Haitian Official Alleges Vote Manipulation
Feb. 13, 2006
PORT-AU-PRINCE, Haiti (AP) _ A member of Haiti's electoral council said results of the presidential elections were being manipulated, echoing complaints by throngs of supporters of Rene Preval, who poured into the streets on Sunday with angry allegations of fraud.
With 75 percent of votes counted, Preval was falling short of winning Tuesday's elections outright by less than a percentage point.
``According to me, there's a certain level of manipulation,'' Pierre Richard Duchemin, an electoral council member, told The Associated Press, adding that ``there is an effort to stop people from asking questions'' about the tabulation process.
Duchemin said Sunday he needed access to tallies of vote counts in hopes of learning who was behind the alleged manipulation. He called for an investigation.
Preval's supporters poured out of different neighborhoods of the capital and converged on the electoral council headquarters. Blowing horns and pounding drums, they denounced Jacques Bernard, director-general of the nine-member electoral council.
``Jacques Bernard is a thief. He doesn't know how to count!'' they chanted. A cordon of police clad in camouflage and carrying rifles and shotguns blocked their path.
Bernard denied accusations the council voided many votes for Preval, a former president.
Suspicion has risen among many Haitians that the results were being manipulated in the five days since voters turned out in droves to elect a new government. It will replace an interim government installed after then-President Jean-Bertrand Aristide was ousted in a bloody rebellion two years ago.
Jean-Henoc Faroul, the president of an electoral district with 400,000 voters northeast of the capital, accused the electoral commission of trying to force a runoff, saying tally sheets from Preval strongholds have vanished.
``The electoral council is trying to do what it can to diminish the percentage of Preval so it goes to a second round,'' Faroul told The Associated Press. Faroul said he wanted Preval to win but added that he would be protesting if any candidate was being denied votes by manipulation.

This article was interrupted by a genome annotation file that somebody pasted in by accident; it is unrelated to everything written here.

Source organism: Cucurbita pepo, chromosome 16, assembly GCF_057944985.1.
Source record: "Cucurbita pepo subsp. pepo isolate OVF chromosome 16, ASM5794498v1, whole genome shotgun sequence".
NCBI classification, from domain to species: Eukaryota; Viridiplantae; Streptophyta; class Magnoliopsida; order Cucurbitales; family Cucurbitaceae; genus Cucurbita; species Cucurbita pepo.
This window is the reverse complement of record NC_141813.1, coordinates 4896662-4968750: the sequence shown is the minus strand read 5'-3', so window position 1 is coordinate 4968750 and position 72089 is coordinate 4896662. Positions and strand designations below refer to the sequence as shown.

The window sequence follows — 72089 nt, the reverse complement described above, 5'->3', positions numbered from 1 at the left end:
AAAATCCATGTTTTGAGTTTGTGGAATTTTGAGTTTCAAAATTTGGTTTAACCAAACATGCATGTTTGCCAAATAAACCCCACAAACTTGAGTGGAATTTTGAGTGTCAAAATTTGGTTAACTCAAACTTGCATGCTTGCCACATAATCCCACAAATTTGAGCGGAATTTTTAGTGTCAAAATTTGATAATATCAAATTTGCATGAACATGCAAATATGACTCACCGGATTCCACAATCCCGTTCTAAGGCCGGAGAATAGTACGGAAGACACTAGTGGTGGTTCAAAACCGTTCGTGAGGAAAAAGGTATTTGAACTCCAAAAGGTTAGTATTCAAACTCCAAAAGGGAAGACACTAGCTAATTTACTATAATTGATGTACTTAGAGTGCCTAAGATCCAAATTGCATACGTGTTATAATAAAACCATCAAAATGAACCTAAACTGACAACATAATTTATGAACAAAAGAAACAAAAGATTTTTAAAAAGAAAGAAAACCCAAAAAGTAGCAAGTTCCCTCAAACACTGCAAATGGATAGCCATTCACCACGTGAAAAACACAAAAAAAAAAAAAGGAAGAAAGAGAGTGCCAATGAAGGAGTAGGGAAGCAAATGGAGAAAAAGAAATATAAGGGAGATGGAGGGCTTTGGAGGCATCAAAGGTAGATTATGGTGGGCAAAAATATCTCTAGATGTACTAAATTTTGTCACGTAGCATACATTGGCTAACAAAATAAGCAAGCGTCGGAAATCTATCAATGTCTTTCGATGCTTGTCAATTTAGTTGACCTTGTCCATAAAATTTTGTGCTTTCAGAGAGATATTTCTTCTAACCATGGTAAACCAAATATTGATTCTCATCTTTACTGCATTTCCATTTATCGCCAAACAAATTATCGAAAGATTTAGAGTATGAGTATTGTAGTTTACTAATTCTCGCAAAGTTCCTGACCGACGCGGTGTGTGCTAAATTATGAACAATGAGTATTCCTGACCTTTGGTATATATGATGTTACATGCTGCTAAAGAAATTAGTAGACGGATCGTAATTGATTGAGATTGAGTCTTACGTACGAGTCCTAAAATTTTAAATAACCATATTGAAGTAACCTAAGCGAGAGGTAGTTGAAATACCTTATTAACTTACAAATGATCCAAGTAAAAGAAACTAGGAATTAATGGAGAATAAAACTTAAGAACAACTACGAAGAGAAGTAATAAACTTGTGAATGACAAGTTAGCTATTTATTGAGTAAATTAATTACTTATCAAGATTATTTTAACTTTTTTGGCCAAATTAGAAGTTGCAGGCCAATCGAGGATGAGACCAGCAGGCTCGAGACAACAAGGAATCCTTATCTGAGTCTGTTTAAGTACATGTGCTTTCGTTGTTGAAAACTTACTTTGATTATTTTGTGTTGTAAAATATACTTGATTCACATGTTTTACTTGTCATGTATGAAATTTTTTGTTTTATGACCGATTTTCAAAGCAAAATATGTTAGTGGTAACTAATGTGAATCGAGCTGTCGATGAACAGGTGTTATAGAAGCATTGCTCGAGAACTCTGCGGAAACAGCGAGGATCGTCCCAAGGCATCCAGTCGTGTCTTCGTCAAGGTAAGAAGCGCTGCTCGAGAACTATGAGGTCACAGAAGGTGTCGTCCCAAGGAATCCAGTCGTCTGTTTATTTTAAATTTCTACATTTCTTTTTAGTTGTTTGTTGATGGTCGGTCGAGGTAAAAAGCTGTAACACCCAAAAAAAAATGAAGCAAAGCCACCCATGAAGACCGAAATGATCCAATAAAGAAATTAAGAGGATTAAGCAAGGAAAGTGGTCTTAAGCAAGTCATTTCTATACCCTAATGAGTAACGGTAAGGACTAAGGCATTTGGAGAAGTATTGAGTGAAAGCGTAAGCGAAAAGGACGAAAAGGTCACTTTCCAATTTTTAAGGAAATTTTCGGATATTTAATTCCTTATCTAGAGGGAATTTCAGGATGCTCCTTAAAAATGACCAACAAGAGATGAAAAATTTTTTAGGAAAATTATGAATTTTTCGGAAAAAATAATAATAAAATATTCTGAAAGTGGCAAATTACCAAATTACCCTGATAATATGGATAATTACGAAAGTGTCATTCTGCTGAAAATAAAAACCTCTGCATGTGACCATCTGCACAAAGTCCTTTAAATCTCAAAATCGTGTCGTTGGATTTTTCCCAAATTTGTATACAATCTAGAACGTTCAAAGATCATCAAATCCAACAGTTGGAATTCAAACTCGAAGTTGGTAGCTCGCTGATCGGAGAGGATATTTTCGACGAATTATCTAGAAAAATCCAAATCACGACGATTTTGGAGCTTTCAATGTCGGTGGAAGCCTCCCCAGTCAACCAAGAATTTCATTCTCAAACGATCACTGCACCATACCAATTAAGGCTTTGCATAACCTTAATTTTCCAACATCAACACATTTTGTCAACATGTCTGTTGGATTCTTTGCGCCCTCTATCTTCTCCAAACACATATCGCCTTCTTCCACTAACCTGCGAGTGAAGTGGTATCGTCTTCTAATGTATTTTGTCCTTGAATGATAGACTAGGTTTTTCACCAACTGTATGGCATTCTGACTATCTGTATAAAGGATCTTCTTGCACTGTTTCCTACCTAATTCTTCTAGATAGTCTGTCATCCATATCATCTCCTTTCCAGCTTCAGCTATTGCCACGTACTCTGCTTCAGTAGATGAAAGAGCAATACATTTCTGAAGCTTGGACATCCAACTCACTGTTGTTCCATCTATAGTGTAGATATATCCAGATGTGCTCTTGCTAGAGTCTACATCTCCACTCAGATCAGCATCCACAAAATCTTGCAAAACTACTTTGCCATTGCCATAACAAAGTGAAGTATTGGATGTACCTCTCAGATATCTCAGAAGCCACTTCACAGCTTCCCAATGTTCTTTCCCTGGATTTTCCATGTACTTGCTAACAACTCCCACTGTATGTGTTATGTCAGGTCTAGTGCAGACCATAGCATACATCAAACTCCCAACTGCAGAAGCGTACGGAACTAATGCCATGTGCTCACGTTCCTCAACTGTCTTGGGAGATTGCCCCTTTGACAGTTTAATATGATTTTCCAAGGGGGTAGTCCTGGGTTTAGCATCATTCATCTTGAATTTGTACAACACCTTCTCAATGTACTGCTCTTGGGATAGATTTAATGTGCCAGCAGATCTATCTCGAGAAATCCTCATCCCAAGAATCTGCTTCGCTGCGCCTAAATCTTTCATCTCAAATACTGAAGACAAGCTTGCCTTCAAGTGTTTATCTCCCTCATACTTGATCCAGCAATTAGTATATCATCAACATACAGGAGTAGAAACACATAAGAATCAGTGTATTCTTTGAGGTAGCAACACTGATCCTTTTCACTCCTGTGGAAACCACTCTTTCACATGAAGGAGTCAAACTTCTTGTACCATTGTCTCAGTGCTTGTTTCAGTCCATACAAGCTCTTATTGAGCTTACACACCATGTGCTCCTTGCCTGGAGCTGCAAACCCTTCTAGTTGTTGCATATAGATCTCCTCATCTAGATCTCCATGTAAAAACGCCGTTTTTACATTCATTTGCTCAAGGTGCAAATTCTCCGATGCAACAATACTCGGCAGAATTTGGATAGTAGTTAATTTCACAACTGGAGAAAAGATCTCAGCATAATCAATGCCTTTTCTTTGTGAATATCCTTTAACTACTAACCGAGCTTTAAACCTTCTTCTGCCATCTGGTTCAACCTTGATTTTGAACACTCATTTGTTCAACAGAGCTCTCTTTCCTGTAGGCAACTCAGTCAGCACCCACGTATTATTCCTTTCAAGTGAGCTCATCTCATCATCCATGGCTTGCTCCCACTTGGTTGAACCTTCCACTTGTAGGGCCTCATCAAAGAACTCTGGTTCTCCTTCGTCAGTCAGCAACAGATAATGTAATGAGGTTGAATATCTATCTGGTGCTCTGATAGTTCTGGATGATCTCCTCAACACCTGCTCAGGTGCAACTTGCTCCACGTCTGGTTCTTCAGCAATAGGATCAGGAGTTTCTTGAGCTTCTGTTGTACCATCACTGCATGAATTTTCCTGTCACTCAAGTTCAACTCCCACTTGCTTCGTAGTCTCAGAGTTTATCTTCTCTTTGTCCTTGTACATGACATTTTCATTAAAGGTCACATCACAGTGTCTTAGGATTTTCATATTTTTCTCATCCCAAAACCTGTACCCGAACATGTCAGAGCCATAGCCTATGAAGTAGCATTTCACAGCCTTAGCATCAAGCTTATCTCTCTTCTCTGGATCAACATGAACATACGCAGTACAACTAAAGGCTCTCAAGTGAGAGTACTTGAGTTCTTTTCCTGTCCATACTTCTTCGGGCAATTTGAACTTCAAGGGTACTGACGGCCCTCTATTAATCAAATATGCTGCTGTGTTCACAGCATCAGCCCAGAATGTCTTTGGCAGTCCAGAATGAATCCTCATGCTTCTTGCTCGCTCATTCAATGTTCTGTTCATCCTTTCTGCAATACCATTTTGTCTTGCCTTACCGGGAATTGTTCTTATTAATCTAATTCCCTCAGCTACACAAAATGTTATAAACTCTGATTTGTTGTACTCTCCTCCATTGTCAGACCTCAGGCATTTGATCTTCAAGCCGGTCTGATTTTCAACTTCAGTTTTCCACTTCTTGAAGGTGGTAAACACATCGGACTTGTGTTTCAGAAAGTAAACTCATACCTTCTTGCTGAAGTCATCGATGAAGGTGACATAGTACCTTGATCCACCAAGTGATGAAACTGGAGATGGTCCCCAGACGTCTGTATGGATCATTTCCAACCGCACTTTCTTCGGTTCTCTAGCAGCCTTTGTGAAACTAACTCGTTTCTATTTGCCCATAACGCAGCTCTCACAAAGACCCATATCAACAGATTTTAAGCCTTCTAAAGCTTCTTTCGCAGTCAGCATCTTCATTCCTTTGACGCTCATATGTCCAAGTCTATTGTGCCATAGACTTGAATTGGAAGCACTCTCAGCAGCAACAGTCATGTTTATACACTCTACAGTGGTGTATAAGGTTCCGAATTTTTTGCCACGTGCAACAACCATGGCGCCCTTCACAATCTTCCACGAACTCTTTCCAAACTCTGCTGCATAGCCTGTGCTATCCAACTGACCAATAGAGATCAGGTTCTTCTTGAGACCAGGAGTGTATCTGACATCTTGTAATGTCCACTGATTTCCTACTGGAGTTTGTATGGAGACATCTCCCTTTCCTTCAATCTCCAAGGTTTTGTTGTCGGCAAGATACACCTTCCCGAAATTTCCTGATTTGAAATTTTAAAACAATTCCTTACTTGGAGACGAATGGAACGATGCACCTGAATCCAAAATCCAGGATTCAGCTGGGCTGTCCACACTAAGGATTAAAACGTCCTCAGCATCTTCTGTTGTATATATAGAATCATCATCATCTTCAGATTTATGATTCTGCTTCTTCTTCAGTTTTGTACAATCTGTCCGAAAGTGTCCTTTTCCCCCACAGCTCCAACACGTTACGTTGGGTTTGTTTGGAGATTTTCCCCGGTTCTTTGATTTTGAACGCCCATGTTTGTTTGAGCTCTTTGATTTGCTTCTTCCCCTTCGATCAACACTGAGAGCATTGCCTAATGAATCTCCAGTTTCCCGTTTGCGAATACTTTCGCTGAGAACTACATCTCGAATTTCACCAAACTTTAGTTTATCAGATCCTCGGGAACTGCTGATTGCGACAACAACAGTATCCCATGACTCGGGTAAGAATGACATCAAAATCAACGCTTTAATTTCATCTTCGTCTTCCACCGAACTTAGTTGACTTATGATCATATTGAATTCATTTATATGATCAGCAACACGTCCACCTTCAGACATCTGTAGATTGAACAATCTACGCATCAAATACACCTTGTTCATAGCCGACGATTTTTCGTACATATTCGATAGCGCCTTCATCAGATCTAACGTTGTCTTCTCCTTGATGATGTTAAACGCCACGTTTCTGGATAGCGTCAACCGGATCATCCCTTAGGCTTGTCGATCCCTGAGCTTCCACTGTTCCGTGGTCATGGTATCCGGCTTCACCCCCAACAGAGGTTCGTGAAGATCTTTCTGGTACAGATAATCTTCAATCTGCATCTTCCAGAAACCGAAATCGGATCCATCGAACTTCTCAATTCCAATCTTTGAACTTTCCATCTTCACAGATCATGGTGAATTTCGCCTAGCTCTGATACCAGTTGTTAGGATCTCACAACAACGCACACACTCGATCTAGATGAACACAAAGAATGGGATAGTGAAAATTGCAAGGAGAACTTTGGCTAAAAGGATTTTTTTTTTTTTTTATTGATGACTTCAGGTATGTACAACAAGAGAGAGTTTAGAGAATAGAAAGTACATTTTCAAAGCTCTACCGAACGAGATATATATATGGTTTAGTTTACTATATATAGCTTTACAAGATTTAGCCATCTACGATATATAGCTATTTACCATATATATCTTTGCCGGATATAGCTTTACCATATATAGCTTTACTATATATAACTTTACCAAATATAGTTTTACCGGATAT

``I am not only the president of an electoral board, but I also vote,'' Faroul said. ``And I want my vote and the votes of all the people to be respected.''
Preval demonstrators threatened violence if Preval is not declared the first-round winner. They drove and walked Sunday evening to the upscale Montana hotel, in the Petionville suburb in the hills above Port-au-Prince, to confront election council members. The electoral council abruptly canceled a Sunday evening news conference.
``If they take the election from Preval, it's not going to go smoothly,'' said Robert Antoine, a 23-year-old from the Bel-Air slum. ``The people voted massively for Preval, and it seems the electoral commission is playing games with the results.''
Duchemin accused Bernard of ``megalomania,'' saying he had blocked other council members from getting information on the tabulation process.
``What we're talking about now is a magician that is sitting down and saying 'I am the only one doing something ... everything I'm doing is perfect,''' Duchemin said. ``We're playing with the future of this country and this is something we can't afford.''
Preval was leading 33 candidates with 49.1 percent of the vote, short of the 50 percent plus one vote he needs to avoid a March 19 runoff with the runner-up. Leslie Manigat, also a former president, was second with 11.7 percent of the vote.
South African Nobel laureate Desmond Tutu, presiding over services at Trinity Cathedral in Port-au-Prince, urged Haitians to be patient.
``They've started well, let them finish the race well,'' Tutu, the retired Anglican archbishop of Cape Town, South Africa, told the AP. ``And I think they will, that they will be peaceful and that they will accept the results of the elections.''
An estimated 2.2 million people cast ballots, or 63 percent of registered voters.
About 125,000 ballots _ or 7.5 percent of the votes cast _ have been declared invalid because of irregularities, raising suspicion among Preval supporters that polling officials are trying to steal the election. Another 4 percent of the ballots were blank but were still added into the total, making it harder Preval to obtain the 50 percent plus one vote needed.